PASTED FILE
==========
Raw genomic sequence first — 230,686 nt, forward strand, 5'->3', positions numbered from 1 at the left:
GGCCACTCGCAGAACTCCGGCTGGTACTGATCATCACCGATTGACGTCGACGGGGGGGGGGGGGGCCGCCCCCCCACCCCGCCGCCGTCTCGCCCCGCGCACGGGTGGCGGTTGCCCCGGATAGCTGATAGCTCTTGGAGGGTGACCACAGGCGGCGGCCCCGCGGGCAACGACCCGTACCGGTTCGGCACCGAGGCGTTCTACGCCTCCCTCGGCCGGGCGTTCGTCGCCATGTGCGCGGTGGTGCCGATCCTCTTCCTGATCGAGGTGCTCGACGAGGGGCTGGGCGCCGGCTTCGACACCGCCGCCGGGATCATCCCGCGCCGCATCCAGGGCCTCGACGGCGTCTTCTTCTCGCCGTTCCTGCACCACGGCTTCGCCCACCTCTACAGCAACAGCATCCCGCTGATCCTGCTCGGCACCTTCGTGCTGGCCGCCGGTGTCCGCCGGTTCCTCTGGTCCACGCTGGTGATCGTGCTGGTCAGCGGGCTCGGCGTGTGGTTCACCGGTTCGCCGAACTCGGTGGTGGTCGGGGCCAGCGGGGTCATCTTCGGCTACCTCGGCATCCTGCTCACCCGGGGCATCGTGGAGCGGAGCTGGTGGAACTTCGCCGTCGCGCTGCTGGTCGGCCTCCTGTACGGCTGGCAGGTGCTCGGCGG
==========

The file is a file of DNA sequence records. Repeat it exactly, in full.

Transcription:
Raw genomic sequence first — 230,686 nt, forward strand, 5'->3', positions numbered from 1 at the left:
GGCCACTCGCAGAACTCCGGCTGGTACTGATCATCACCGATTGACGTCGACGGGGGGGGGGGGGGCCGCCCCCCCACCCCGCCGCCGTCTCGCCCCGCGCACGGGTGGCGGTTGCCCCGGATAGCTGATAGCTCTTGGAGGGTGACCACAGGCGGCGGCCCCGCGGGCAACGACCCGTACCGGTTCGGCACCGAGGCGTTCTACGCCTCCCTCGGCCGGGCGTTCGTCGCCATGTGCGCGGTGGTGCCGATCCTCTTCCTGATCGAGGTGCTCGACGAGGGGCTGGGCGCCGGCTTCGACACCGCCGCCGGGATCATCCCGCGCCGCATCCAGGGCCTCGACGGCGTCTTCTTCTCGCCGTTCCTGCACCACGGCTTCGCCCACCTCTACAGCAACAGCATCCCGCTGATCCTGCTCGGCACCTTCGTGCTGGCCGCCGGTGTCCGCCGGTTCCTCTGGTCCACGCTGGTGATCGTGCTGGTCAGCGGGCTCGGCGTGTGGTTCACCGGTTCGCCGAACTCGGTGGTGGTCGGGGCCAGCGGGGTCATCTTCGGCTACCTCGGCATCCTGCTCACCCGGGGCATCGTGGAGCGGAGCTGGTGGAACTTCGCCGTCGCGCTGCTGGTCGGCCTCCTGTACGGCTGGCAGGTGCTCGGCGG